Radiance Foundation Moves On Down To Texas

Robin Marty

The group intends for its billboards to start the same media frenzy in Texas as they did in Georgia.

Editor’s note: Read all of Rewire’s coverage of this racist anti-choice campaign.

The Radiance Foundation, an anti-choice group intent on using racial divides to try and eliminate women’s access to abortion, has picked a new target and launched a new set of billboards in Texas.  And, much like their launch in Georgia, they are making quite a stir.

From KENS5 News in San Antonio:

A controversial new anti-abortion billboard campaign focusing on blacks in Texas is making its way to Houston. The campaign has already made its way to the Bryan-College Station area and is expected to be in Houston soon.

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The billboards read ‘Black and Unwanted’ and show an image of a baby’s face. The campaign’s website, toomanyaborted.com, appears at the bottom.

“This campaign wants to expose the destruction of hope and possibility that abortion brings and offer something that is a life affirming solution like adoption or parenthood,” said Ryan Bomberger, one of the creators of the Radiance Foundation.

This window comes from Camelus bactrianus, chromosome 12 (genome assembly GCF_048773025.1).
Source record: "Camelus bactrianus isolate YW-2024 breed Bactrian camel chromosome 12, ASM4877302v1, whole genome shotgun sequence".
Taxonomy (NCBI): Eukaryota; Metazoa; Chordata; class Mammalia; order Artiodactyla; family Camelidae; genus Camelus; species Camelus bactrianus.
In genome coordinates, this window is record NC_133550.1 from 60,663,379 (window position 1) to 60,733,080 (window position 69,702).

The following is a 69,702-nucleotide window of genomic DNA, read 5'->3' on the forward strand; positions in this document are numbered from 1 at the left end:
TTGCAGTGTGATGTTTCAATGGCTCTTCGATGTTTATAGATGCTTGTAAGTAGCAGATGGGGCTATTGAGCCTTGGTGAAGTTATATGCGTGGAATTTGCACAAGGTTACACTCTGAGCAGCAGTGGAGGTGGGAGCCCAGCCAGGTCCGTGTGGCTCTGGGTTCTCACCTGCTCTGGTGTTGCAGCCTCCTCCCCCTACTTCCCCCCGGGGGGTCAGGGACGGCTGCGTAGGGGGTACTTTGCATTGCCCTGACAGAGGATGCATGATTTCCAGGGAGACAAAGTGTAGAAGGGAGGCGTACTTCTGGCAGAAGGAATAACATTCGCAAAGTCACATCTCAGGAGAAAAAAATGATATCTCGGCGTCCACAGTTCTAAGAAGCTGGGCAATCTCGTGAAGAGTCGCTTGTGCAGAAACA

Houston Press, the local alt-weekly, finds itself unimpressed by the campaign (in fact, so unimpressed they couldn’t even get the foundation’s name correct the first time):

Perhaps because it would take up too much room to say “Honk if You Love Insane Conspiracy Theories,” the new super-creepy billboards in Bryan simply show an African-American child under the terrifying slogan “Black & Unwanted.”

Welcome to life as viewed through the paranoid lens of The Radiance Foundation, which teamed up with a Georgia anti-choice group to plaster similar billboards throughout that state. Now Texas gets to learn about why black kids are, per the Radiance Foundation, an “endangered species.” (For the record, black children, like white children, are of the species “human,” which is of the genus “homo,” so we’re a little concerned about the Radiance Foundation’s wording, although we get their point).

We’ll have to wait to see if the Bryan billboards take the same kind of heat they did in Georgia, where a group called SisterSong petitioned to have them removed. The head of that group, which calls itself a “women of color reproductive justice collective,” told one publication that the Radiance Foundation tells black women “that we are now responsible for the genocide of our own people…We are now accused of ‘lynching’ our children in our wombs and practicing white supremacy on ourselves…This is what lies on steroids look like.”

Looks like Radiance might be in for a cold shoulder regardless of how far south they are.

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